Type: AWS::EC2::VPC
    Properties:
      CidrBlock: 10.42.0.0/16

The Lambda Function

Usually I prefer to write my Lambda functions in Go, but in order to make it easier to deploy this one I’ll use a language we can inline into a CloudFormation template: Python.

As any Lambda function, our macro requires a handler function that serves as the endpoint and is responsible for returning the result. The event that gets passed to this contains all the parts that we need to fix the description of our templates. In this case we only need the fragment, which contains the template already parsed for use, and template parameters. The other information stored in event can be found in the documentation.

def handler(event, context):
    # Globals
    fragment = event['fragment']
    templateParameterValues = event['templateParameterValues']

From the template parameters we then collect the Identifier and check if it contains a %s. This is only needed for error checking, because obviously we shouldn’t be adding the transform when this isn’t the case. If a %s is found, we override the value of fragment['Description'] with one where we replace %s with the identifier.

    identifier = templateParameterValues['Identifier'].upper()

    if '%s' in fragment['Description']:
        fragment['Description'] = fragment['Description'] % identifier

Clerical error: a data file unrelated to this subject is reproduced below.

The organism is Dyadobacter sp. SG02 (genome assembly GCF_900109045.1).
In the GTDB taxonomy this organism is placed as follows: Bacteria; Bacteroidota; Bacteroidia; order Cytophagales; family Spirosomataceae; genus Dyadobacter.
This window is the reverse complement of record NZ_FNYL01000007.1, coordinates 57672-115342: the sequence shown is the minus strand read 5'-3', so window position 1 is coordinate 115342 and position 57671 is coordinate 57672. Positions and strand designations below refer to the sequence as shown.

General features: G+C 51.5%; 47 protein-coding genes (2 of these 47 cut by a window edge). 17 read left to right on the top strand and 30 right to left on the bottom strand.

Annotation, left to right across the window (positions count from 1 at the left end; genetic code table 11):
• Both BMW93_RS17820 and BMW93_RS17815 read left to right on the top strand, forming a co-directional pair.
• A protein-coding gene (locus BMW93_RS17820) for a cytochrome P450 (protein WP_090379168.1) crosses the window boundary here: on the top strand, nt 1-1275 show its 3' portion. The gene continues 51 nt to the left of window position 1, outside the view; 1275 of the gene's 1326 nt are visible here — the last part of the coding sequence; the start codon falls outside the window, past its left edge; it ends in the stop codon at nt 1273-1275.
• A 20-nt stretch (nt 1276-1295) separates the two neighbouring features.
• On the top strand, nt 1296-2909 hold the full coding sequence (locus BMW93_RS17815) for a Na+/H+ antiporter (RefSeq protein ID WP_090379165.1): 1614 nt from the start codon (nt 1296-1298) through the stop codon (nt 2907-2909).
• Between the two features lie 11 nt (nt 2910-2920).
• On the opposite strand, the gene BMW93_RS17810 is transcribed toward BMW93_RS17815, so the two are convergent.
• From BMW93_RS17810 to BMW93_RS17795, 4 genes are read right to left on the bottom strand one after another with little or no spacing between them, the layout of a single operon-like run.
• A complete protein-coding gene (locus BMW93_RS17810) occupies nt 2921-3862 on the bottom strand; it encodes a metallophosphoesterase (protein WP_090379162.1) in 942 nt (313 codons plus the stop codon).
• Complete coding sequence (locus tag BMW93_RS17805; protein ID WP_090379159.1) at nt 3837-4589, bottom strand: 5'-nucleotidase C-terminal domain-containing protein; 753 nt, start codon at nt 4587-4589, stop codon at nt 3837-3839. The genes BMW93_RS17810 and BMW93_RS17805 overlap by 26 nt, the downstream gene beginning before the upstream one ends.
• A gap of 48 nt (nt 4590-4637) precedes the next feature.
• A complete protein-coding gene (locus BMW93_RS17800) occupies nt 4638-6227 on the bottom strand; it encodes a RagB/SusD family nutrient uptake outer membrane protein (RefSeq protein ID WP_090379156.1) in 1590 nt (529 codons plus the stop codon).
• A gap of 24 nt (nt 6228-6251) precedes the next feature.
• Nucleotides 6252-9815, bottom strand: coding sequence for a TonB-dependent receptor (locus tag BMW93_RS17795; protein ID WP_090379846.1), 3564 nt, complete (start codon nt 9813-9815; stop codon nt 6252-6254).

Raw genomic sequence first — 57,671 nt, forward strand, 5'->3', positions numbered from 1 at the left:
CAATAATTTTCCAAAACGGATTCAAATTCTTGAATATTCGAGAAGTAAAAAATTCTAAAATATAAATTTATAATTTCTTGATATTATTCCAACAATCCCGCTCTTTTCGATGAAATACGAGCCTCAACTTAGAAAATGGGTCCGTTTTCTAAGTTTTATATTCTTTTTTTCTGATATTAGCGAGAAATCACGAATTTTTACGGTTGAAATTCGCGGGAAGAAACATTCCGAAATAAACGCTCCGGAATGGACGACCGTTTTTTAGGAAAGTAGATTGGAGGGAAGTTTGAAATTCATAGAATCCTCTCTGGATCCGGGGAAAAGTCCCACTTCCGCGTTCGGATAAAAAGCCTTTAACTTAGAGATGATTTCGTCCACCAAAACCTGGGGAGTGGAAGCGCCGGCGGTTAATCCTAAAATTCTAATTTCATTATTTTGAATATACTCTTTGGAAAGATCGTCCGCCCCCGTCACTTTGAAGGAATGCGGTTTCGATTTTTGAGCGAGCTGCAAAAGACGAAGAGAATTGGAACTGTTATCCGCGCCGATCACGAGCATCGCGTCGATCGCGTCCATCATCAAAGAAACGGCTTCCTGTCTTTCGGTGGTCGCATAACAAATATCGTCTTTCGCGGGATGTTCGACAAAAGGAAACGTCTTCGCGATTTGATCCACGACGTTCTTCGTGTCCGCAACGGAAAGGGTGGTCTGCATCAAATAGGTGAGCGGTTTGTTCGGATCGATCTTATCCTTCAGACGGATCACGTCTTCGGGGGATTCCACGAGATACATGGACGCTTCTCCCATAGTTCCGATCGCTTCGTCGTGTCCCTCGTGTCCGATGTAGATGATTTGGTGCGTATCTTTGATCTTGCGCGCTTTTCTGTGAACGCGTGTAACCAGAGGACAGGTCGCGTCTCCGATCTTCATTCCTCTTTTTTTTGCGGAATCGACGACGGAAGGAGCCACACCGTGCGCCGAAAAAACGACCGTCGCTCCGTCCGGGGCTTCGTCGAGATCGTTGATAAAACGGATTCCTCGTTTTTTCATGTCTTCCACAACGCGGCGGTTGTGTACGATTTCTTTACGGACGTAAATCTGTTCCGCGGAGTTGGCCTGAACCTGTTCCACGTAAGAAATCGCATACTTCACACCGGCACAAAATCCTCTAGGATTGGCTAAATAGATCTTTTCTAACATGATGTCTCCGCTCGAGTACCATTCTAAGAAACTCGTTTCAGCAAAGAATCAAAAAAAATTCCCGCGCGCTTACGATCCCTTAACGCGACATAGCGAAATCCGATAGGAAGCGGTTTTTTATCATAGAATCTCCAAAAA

Then finally we respond by returning the required values.

	macro_response = {
        "requestId": event["requestId"],
        "status": "success"
		"fragment": fragment
    }
    return macro_response

So, the next step would be to deploy this. But let’s assume we’re actually doing this the right way and build a test for this first.

Testing our Function

With the function written in Python, that makes the built-in unittest framework the obvious choice4.

import unittest
import macro

class TestStringMethods(unittest.TestCase):
    identifier = "TEST"
    event = {}

    def setUp(self):
        self.event = {"requestId": "testRequest",
            "templateParameterValues": {"Identifier": self.identifier},
            "region": "ap-southeast-2"}

    def test_replacement(self):
        self.event["fragment"] = {"Description": "%s template"}
        result = macro.handler(self.event, None)
        fragment = result["fragment"]
        self.assertEqual(fragment['Description'], "TEST template")

    def test_no_replacement(self):
        self.event["fragment"] = {"Description": "static template"}
        result = macro.handler(self.event, None)
        fragment = result["fragment"]
        self.assertEqual(fragment['Description'], "static template")

if __name__ == '__main__':
    unittest.main()

The unit test is pretty self-explanatory. I import both the unittest module and the macro itself (which is stored in the file macro.py) to ensure I can call the handler function. I define the main part of the event in the setUp function and then in the actual test functions I can just supply the template fragment directly as a Python object5.

Running the tests gives me the expected result and now we know our function is working correctly! Hurray!

The CloudFormation Template